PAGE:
FAA's new cleaning methods at air traffic towers aim to curb flight delays

Federal officials tell CNN, new cleaning methods are being instituted in Federal Aviation Administration air traffic control towers and facilities around the country. Pictured, American Airlines planes at Washington National Airport on June 30, 2020.

(CNN) -- A new cleaning regimen is cutting back on flight delays as the skies grow busier this summer. But the new procedures aren't for planes or even airport terminals — they're for air traffic control towers.

The cleaning methods are being instituted in Federal Aviation Administration air traffic control towers and facilities around the country, federal officials tell CNN. The aim is to reduce the need for these behind-the-scenes employees who route aircraft to have to clear out after a colleague tests positive for coronavirus.

Covid cases among air traffic employees can ground flights, arrivals and departures to a halt. Employees at the busy New York Air Route Traffic Control Center have tested positive on more than two dozen occasions.

The new procedures have helped avoid more than 165 such "ATC zero" incidents, the FAA says. Increased access to Covid vaccines has likely also reduced the number of controllers falling ill.

Earlier in the pandemic, the FAA frequently closed facilities once it learned of a coronavirus case. A cleaning contractor would come in to treat the facility, and controllers working at the time were required to leave to avoid the odors of the cleaning chemicals.

This sometimes presented serious inconveniences. A March 2020 positive test for two employees, for example, led to a daytime ground stop for airports near New York City. And when a contractor tested positive the next month at the busy Washington Air Route Traffic Control Center in Leesburg, Virginia, the agency said it was forced to re-route some planes.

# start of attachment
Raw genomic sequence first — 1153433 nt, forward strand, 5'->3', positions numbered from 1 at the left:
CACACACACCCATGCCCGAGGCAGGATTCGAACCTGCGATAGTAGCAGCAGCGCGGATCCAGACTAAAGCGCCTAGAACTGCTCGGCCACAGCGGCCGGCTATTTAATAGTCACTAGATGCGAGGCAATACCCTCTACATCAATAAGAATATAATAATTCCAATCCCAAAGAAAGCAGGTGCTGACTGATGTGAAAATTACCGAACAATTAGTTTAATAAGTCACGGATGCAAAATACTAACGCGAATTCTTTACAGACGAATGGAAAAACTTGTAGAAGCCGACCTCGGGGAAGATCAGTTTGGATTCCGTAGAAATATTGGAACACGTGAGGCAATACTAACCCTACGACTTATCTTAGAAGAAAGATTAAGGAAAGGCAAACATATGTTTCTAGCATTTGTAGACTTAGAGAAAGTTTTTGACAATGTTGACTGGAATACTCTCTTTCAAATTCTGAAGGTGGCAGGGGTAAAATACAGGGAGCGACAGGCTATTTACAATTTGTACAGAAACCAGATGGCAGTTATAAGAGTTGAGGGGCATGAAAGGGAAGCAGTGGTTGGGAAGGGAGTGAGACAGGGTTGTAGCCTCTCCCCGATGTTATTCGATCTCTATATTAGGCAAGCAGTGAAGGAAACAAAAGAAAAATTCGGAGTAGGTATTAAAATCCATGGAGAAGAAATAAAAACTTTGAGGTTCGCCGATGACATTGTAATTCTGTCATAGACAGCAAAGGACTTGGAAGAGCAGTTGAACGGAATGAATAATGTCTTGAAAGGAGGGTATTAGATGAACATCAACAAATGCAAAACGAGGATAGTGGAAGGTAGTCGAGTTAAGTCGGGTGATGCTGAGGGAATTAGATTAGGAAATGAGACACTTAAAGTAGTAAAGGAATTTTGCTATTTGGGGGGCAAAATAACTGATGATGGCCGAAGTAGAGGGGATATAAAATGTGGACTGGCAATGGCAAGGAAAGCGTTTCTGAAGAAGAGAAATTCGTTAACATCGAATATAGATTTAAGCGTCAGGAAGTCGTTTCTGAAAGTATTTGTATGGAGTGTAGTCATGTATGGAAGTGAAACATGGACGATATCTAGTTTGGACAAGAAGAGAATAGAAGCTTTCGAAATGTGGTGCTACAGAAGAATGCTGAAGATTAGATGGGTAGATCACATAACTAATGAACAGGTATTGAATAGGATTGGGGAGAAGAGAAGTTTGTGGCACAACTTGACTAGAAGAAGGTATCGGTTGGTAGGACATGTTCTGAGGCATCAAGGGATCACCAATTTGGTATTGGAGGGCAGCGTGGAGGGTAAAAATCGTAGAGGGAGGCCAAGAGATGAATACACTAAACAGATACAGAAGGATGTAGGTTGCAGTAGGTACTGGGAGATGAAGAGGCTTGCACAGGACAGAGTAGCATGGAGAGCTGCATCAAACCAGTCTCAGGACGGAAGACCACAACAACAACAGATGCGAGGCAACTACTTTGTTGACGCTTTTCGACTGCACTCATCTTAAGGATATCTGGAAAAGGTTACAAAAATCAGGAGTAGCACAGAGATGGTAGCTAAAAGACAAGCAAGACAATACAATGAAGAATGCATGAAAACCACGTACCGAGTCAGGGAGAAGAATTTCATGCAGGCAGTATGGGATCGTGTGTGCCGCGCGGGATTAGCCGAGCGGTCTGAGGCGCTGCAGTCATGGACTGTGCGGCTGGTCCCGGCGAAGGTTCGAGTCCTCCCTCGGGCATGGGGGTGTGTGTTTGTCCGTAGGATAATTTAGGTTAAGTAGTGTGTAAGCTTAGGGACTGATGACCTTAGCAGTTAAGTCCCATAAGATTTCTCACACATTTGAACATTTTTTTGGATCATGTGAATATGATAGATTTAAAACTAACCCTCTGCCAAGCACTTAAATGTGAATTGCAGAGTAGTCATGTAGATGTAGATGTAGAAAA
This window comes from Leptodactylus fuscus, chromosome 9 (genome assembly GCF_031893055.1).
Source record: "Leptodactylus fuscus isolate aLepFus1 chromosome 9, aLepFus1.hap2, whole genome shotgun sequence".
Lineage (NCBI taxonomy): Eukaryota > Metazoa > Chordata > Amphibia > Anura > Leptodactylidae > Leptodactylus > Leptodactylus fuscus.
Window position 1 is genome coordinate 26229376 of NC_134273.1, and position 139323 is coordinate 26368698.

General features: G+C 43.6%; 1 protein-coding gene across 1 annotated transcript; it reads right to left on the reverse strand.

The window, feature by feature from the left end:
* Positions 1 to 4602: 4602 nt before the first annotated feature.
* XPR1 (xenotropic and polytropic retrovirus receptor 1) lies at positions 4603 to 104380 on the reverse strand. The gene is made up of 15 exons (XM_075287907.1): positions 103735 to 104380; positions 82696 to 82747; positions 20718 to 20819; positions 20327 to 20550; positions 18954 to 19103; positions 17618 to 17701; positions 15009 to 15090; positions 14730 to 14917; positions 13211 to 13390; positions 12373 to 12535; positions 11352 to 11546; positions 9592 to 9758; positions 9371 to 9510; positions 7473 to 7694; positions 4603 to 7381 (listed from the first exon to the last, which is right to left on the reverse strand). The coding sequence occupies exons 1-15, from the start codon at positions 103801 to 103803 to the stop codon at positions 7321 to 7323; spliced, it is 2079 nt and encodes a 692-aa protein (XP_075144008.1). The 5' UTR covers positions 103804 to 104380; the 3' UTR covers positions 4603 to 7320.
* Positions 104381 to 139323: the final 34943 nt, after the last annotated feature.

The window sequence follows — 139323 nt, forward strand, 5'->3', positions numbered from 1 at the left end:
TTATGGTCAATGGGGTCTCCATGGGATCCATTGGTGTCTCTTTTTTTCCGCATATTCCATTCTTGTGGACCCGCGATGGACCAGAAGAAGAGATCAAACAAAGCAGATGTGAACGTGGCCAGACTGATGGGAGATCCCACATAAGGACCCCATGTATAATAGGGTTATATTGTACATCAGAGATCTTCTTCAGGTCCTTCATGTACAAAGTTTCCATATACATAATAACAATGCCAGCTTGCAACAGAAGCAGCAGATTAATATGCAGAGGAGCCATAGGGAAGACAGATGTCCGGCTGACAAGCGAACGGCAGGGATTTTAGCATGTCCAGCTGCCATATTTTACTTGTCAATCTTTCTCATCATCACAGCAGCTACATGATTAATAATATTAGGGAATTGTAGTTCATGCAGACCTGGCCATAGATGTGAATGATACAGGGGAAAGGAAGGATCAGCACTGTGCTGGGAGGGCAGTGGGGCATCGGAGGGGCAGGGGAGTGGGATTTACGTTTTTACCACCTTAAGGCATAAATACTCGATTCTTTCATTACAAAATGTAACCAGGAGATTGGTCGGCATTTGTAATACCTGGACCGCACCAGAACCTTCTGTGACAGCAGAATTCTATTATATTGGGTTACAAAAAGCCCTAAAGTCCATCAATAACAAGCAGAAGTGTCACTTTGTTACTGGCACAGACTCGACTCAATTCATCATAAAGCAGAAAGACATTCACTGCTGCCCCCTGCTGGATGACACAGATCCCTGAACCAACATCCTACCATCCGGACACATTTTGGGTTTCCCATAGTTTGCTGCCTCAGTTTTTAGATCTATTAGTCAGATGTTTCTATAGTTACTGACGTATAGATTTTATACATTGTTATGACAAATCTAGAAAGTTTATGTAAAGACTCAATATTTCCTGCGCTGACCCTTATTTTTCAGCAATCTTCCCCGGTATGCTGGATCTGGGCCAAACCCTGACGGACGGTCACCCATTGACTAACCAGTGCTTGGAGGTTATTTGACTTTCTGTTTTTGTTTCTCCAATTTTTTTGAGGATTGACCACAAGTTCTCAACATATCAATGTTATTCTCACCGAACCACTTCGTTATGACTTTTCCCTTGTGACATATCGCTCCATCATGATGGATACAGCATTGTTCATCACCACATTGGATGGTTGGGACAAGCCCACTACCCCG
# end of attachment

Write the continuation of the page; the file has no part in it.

New cleaning protocols

The new daily cleanings are scheduled for the lowest-traffic periods, and they use non-toxic chemicals approved by the EPA. That allows controllers to continue working nearby.

In an exclusive interview, FAA Administrator Steve Dickson told CNN the change "has really kept the supply chains running and it's allowed the aviation system to continue to function effectively."

"We're the most global society in the world," Dickson said. "It's been important throughout, really, to avoid any kind of shutdowns."

The FAA said the new process means 120 high-priority ATC facilities are cleaned every day, even when no coronavirus cases are detected among the employees.

"They may have to move around the control room a little bit, but they're able to work as these, as these cleanings are going on," Dickson said, which means the airspace or airport can remain operational, avoiding flight delays, cancellations and re-routing. Changes can lead to missed connections for passengers and checked baggage, he noted.

The procedure is used at the busiest airport towers, approach control facilities (known as TRACONs) that handle flights inbound to busy areas, and the air traffic control centers that work with planes crisscrossing the country at cruising altitudes.

"It's been a huge improvement," Dickson said. "Each one of these closures can generate quite a bit of disruption to the system. For example, if one of our high-altitude centers is closed for a couple of hours, there are hundreds of flight cancellations (and) delays."

The union representing FAA air traffic controllers said in a statement to CNN that it believes the procedures "keep our employees and their families safe."

National Air Traffic Controller Association President Paul Rinaldi noted air traffic controllers are essential workers and during the pandemic "have continued to go to work each day, keeping our system operating safely and efficiently and continuing the vital transport of people, cargo, and the Covid-19 vaccine. The type of work we perform does not allow for social distancing and requires shared workstations."

Busy skies

The nation's airports and skies are growing increasingly busier. The Transportation Security Administration said it screened a pandemic record 1.98 million people on Sunday, up from the low of just 87,000 last April.

Airlines are running more flights to meet the demand: 498,000 in March (the most recently reported data), more than double the pandemic-era low of 210,000 flights in May 2020, according to the Bureau of Transportation Statistics.

A normal month in pre-pandemic times saw between 600,000 and 770,000 flights, Bureau of Transportation Statistics data show.


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